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Open Access Publications from the University of California

The Housing Transition in Mexico: Local Impacts of National Policy

  • Author(s): Monkkonen, Paavo
  • Advisor(s): Dowall, David E
  • et al.

The dramatic reform and expansion of Mexico's housing finance system since the early 1990s has transformed production and acquisition of housing in Mexico. More housing is now built by formal private sector construction companies and purchased with mortgages than through the informal, incremental process that traditionally housed the majority of the population. Most housing finance is provided by government lenders, with tight restrictions on eligibility for loans and on the houses they can be used to purchase. These restrictions have consequential secondary effects on urban development in the country; leading to neighborhoods that have a more homogenous housing stock and are more segregated. Understanding the impact of housing finance on the homebuilding industry, access to housing, regional development, and residential segregation is critical to understanding the rapid transformation of national life and culture as Mexico moves into the twenty-first century.

The dissertation opens with a history of housing finance in Mexico, documents the housing transition quantitatively, and explores the implications of restricting housing finance to formal, salaried employees, which make up roughly half the workforce in Mexico. It is shown that otherwise identical households with a salaried household head are between 10 and 20 percent more likely to live in a consolidated house than are those with a part-time or informally employed head. Furthermore, by directing housing investment to cities with more salaried workers, the finance system functions as a regional development policy, favoring manufacturing centers in the north.

The third chapter focuses on the reorganization of the residential construction industry, documenting the rise of large, national homebuilding firms. The impact of mortgage lending from government agencies is shown to be a significant determinant of variation in the size of construction firms and levels of market concentration at the metropolitan level. Cities with larger shares of lending have larger firms, but lower levels of market concentration and lower prices.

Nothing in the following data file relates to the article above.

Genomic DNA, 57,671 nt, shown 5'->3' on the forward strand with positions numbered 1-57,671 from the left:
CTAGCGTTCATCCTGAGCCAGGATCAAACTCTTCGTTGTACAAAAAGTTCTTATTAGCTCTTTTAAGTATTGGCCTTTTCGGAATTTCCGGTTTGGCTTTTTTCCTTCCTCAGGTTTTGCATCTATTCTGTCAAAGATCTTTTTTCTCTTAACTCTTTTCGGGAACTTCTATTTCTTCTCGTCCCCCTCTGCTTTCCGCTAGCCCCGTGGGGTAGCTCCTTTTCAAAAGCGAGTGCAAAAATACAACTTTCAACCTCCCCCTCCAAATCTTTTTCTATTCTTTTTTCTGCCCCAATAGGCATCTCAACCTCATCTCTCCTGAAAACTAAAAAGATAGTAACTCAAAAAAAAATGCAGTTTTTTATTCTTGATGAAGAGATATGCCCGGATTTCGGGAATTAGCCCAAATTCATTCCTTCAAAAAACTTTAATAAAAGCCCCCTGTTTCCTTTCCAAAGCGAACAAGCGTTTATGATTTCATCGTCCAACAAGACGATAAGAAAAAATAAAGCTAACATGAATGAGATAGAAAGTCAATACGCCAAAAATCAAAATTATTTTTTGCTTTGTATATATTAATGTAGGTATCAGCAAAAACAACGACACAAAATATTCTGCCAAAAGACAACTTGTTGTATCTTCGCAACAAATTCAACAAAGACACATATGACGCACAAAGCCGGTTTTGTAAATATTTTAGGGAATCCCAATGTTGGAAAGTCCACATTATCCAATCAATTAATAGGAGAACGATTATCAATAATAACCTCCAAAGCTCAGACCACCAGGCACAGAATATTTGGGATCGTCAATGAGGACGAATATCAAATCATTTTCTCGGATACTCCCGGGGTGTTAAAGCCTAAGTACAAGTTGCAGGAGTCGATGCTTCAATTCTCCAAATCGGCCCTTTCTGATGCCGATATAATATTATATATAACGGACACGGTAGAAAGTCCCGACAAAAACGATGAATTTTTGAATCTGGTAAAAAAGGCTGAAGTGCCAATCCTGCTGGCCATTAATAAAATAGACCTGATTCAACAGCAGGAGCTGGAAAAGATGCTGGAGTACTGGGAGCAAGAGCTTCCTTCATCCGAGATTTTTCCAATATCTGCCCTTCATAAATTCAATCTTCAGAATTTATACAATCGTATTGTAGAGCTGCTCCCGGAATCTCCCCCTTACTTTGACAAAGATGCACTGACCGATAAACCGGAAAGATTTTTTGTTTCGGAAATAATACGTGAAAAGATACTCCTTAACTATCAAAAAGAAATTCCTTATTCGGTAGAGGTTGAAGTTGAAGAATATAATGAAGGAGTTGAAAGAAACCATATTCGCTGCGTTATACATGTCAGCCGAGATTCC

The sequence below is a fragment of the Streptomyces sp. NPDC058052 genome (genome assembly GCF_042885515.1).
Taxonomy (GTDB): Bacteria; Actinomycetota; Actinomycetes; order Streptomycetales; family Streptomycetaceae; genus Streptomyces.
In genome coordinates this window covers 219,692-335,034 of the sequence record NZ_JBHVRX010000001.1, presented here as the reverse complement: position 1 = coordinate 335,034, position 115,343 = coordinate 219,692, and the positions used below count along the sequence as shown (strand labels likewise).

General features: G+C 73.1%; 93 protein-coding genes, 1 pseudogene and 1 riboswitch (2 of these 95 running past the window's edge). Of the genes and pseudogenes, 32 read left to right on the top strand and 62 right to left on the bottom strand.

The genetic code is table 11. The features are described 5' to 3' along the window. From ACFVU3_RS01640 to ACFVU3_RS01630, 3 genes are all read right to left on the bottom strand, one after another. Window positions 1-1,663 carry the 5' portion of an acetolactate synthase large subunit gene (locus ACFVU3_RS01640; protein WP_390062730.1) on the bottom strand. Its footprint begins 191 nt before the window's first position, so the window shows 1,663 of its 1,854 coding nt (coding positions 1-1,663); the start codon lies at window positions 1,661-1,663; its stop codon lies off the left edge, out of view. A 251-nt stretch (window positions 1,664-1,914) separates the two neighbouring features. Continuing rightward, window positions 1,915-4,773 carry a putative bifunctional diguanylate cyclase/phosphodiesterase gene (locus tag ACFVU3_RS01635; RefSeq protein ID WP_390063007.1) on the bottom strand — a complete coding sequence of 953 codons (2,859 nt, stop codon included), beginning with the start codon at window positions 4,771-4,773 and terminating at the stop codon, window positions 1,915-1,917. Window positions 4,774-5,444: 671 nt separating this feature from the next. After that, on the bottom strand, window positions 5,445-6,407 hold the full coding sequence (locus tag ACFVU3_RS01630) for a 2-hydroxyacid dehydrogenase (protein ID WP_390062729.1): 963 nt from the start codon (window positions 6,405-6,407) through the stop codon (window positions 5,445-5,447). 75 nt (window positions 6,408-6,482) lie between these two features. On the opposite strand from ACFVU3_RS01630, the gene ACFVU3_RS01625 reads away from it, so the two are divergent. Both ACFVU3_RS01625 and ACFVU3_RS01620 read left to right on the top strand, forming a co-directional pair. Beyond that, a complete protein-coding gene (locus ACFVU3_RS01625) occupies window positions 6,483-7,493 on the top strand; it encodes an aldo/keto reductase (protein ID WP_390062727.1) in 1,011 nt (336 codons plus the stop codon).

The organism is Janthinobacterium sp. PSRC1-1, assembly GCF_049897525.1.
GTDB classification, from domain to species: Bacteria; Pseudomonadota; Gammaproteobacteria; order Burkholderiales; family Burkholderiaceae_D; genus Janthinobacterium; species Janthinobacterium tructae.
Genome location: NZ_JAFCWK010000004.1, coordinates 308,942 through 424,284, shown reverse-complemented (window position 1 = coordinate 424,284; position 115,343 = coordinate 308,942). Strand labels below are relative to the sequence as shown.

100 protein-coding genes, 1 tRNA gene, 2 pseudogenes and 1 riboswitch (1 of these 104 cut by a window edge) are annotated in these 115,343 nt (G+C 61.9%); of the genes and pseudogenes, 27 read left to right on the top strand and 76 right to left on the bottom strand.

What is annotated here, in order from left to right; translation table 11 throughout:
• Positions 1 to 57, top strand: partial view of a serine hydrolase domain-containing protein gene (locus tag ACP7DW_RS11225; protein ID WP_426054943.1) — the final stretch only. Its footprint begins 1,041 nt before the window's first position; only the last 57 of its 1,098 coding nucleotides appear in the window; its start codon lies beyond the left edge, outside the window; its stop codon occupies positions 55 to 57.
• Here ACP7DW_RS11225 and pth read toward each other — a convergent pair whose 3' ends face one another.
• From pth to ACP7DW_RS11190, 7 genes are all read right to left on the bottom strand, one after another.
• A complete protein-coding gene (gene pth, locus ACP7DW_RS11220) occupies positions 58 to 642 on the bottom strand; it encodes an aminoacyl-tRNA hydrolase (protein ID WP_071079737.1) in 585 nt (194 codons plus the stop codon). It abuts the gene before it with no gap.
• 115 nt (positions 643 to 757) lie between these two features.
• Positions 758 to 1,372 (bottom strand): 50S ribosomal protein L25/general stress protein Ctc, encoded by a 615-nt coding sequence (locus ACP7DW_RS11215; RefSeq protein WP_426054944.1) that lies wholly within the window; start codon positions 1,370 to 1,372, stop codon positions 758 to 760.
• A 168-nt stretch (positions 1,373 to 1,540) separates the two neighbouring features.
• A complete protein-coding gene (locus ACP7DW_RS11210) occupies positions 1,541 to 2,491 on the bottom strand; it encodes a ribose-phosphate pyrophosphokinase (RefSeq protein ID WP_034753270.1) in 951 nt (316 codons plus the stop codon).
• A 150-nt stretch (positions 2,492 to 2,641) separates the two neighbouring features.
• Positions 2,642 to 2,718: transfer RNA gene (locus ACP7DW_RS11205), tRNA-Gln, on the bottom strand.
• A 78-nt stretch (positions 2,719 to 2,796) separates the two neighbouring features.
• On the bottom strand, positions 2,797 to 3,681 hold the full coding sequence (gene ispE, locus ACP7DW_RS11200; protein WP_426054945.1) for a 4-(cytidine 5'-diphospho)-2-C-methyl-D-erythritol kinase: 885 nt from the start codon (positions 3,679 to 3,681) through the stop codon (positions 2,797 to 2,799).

The remainder of the dissertation focuses on the impact of Mexico's new urban growth patterns on residential segregation. Chapter four adapts commonly used measures of segregation in the United States to the 128 metropolitan statistical areas in Mexico to describe patterns of residential segregation by ethnicity and socioeconomic status. It is the first systematic quantitative analysis of segregation patterns in a Latin American country. The fifth chapter analyzes changes in levels of socioeconomic segregation, testing a number of hypotheses about the drivers of segregation. Findings show that characteristics of land and housing markets, including the share of housing that is acquired under the new housing finance system, are significant and important determinants of levels of segregation, growth of segregation during the 1990s, and the share of socioeconomic segregation that is conditional on the distribution of the housing stock.

The results of the dissertation have important implications for Mexico and for all countries seeking to emulate the success of the expanded housing finance system there. In Mexico, the demographic structure of the population means that cities will continue to grow rapidly for at least the next 20 years. Because the housing finance system is run primarily by government agencies, an understanding of the secondary impacts of the system can be used to modify further reform; expanding access to the system and build cities that are more efficiently organized and less segregated. This experience will also be useful for other countries, which can incorporate considerations about the urban form of the neighborhoods that will be built under a government housing finance system before it is created.

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